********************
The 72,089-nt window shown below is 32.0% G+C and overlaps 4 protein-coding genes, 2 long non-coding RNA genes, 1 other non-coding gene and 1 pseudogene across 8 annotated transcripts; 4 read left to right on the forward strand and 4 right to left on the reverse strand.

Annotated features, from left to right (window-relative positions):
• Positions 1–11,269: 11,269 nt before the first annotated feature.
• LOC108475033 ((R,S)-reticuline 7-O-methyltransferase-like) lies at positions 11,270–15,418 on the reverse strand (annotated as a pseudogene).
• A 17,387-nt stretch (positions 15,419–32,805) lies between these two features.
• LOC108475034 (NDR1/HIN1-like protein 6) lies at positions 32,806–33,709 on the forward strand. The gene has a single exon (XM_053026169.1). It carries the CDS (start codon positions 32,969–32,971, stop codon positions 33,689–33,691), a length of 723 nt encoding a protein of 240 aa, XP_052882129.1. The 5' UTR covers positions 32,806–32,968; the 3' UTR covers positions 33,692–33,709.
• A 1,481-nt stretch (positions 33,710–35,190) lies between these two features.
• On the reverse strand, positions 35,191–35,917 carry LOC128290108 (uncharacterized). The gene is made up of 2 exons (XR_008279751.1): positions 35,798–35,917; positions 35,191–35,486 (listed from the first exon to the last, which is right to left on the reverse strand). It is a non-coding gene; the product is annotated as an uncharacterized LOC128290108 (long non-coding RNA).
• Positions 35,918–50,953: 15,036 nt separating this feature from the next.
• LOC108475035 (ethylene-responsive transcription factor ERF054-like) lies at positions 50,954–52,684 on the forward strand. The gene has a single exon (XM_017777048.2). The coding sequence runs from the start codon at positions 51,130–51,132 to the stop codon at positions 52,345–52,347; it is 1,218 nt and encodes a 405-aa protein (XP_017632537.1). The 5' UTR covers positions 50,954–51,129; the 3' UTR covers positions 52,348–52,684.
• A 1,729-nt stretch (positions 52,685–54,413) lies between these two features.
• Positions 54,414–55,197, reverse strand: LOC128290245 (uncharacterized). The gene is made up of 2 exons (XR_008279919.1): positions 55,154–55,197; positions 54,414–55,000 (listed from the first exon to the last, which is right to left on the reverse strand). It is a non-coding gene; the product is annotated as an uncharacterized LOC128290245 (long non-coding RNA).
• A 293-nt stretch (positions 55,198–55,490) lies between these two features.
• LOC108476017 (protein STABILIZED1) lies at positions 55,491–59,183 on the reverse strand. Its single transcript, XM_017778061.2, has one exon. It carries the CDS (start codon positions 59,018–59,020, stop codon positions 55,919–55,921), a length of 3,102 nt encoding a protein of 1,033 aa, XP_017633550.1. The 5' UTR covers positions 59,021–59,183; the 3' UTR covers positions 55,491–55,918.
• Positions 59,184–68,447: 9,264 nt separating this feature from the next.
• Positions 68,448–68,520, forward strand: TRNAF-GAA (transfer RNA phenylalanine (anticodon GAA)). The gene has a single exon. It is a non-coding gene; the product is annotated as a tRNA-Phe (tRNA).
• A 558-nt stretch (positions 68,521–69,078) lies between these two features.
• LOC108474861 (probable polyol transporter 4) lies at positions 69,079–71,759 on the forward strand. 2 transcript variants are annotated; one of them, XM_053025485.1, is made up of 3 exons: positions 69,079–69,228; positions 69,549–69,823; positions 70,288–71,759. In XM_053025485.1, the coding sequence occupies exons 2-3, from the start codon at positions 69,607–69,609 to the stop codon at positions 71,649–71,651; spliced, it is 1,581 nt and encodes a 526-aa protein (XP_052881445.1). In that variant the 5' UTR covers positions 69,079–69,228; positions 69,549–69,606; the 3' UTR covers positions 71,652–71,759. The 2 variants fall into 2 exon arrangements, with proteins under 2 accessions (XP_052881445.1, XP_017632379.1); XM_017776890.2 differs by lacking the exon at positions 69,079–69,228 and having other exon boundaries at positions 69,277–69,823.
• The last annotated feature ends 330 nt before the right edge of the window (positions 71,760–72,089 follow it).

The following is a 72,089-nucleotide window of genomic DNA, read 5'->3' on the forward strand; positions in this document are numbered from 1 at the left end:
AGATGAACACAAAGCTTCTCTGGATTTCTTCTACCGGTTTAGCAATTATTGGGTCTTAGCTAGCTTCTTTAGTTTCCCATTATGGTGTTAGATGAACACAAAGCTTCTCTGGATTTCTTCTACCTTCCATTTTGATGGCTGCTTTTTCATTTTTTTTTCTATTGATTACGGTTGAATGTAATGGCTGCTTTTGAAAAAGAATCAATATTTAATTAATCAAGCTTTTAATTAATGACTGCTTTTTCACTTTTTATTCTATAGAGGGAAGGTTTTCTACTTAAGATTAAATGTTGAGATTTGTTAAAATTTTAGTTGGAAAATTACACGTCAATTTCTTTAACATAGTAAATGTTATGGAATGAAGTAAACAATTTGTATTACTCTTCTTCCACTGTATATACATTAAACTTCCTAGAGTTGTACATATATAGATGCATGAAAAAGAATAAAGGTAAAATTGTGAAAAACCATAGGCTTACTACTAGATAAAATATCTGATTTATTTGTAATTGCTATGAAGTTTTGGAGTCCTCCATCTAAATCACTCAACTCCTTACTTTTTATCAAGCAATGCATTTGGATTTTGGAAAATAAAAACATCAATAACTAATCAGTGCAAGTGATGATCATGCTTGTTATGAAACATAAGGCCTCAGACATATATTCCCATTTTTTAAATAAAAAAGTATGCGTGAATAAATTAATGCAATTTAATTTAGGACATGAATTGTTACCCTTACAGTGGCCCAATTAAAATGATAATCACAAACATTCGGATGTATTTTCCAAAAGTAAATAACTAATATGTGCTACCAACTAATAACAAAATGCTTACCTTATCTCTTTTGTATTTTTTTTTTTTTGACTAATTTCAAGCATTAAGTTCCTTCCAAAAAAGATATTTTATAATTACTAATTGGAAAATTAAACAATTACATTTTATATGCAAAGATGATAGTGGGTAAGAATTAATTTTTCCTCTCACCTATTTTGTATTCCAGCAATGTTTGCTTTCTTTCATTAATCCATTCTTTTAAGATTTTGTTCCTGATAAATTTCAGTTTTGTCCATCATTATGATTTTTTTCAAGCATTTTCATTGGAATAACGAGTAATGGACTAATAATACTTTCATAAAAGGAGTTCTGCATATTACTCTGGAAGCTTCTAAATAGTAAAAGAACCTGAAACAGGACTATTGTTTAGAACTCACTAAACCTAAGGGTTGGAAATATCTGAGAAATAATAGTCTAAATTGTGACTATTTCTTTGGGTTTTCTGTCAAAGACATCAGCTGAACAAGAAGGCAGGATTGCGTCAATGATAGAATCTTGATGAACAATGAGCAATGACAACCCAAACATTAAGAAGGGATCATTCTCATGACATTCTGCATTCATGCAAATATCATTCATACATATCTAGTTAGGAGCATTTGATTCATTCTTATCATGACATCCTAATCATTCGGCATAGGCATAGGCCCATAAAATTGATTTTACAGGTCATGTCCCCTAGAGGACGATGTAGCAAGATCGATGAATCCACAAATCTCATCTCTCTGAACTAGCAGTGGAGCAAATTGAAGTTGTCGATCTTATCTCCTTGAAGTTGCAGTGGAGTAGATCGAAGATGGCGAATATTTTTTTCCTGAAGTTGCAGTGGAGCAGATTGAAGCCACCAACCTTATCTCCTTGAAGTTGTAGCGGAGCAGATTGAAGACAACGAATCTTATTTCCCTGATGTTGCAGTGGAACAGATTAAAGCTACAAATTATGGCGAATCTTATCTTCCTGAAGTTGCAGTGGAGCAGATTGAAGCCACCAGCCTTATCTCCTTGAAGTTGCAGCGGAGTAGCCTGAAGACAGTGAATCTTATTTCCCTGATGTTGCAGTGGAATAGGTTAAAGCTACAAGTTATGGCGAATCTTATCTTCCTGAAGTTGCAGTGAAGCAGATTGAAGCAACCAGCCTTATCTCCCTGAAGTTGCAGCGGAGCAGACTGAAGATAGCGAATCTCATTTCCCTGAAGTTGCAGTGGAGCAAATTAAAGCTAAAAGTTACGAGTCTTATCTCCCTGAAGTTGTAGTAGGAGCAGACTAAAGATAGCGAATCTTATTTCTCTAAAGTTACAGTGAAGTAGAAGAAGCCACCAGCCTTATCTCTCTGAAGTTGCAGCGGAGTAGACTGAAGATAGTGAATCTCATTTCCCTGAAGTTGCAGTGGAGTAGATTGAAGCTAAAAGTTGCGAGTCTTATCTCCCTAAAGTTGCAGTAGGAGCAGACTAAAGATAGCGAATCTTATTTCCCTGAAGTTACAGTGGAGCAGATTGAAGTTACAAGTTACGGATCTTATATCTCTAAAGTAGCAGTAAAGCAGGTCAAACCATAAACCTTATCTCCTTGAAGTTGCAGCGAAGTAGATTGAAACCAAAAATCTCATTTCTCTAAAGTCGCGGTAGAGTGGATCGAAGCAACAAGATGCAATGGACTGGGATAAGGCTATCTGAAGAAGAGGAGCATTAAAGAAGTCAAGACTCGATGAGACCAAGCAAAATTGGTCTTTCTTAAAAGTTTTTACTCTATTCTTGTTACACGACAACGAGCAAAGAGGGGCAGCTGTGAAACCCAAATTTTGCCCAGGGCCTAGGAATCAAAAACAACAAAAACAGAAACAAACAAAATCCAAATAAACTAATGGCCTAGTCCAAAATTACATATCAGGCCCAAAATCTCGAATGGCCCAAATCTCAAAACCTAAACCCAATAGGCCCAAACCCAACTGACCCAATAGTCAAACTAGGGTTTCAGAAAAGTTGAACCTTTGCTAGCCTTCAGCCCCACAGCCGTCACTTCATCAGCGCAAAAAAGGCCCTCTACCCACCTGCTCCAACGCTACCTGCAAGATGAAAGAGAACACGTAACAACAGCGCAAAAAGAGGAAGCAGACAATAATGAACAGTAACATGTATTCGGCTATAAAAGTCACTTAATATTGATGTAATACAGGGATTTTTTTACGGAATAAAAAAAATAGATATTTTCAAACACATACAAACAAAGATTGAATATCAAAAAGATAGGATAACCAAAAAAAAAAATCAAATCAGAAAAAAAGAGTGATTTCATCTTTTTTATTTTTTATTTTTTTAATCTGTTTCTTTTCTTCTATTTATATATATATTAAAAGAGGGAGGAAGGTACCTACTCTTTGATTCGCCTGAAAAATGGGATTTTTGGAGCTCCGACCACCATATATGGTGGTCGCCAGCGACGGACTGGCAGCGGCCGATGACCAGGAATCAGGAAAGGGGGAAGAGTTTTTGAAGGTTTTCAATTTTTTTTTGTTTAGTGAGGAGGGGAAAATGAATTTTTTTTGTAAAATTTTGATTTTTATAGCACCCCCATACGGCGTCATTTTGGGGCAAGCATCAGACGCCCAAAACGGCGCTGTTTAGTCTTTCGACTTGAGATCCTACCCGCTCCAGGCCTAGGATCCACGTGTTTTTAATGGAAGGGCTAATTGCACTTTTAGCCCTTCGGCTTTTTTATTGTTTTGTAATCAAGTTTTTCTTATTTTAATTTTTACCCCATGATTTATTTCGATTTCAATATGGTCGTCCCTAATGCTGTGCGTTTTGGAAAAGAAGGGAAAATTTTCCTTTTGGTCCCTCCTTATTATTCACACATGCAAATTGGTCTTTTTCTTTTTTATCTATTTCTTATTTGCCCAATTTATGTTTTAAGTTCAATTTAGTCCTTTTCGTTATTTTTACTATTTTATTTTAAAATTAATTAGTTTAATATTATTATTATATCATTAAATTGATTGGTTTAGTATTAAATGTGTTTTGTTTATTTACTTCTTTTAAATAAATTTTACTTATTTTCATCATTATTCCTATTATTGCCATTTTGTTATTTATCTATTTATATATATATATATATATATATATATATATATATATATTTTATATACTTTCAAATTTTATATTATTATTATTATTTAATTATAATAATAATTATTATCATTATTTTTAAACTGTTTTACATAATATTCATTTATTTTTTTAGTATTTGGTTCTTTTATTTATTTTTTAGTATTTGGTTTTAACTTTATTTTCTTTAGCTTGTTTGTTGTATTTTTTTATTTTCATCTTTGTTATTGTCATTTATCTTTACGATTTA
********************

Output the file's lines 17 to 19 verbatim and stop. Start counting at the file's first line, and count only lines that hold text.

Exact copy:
• A 558-nt stretch (positions 68,521–69,078) lies between these two features.
• LOC108474861 (probable polyol transporter 4) lies at positions 69,079–71,759 on the forward strand. 2 transcript variants are annotated; one of them, XM_053025485.1, is made up of 3 exons: positions 69,079–69,228; positions 69,549–69,823; positions 70,288–71,759. In XM_053025485.1, the coding sequence occupies exons 2-3, from the start codon at positions 69,607–69,609 to the stop codon at positions 71,649–71,651; spliced, it is 1,581 nt and encodes a 526-aa protein (XP_052881445.1). In that variant the 5' UTR covers positions 69,079–69,228; positions 69,549–69,606; the 3' UTR covers positions 71,652–71,759. The 2 variants fall into 2 exon arrangements, with proteins under 2 accessions (XP_052881445.1, XP_017632379.1); XM_017776890.2 differs by lacking the exon at positions 69,079–69,228 and having other exon boundaries at positions 69,277–69,823.
• The last annotated feature ends 330 nt before the right edge of the window (positions 71,760–72,089 follow it).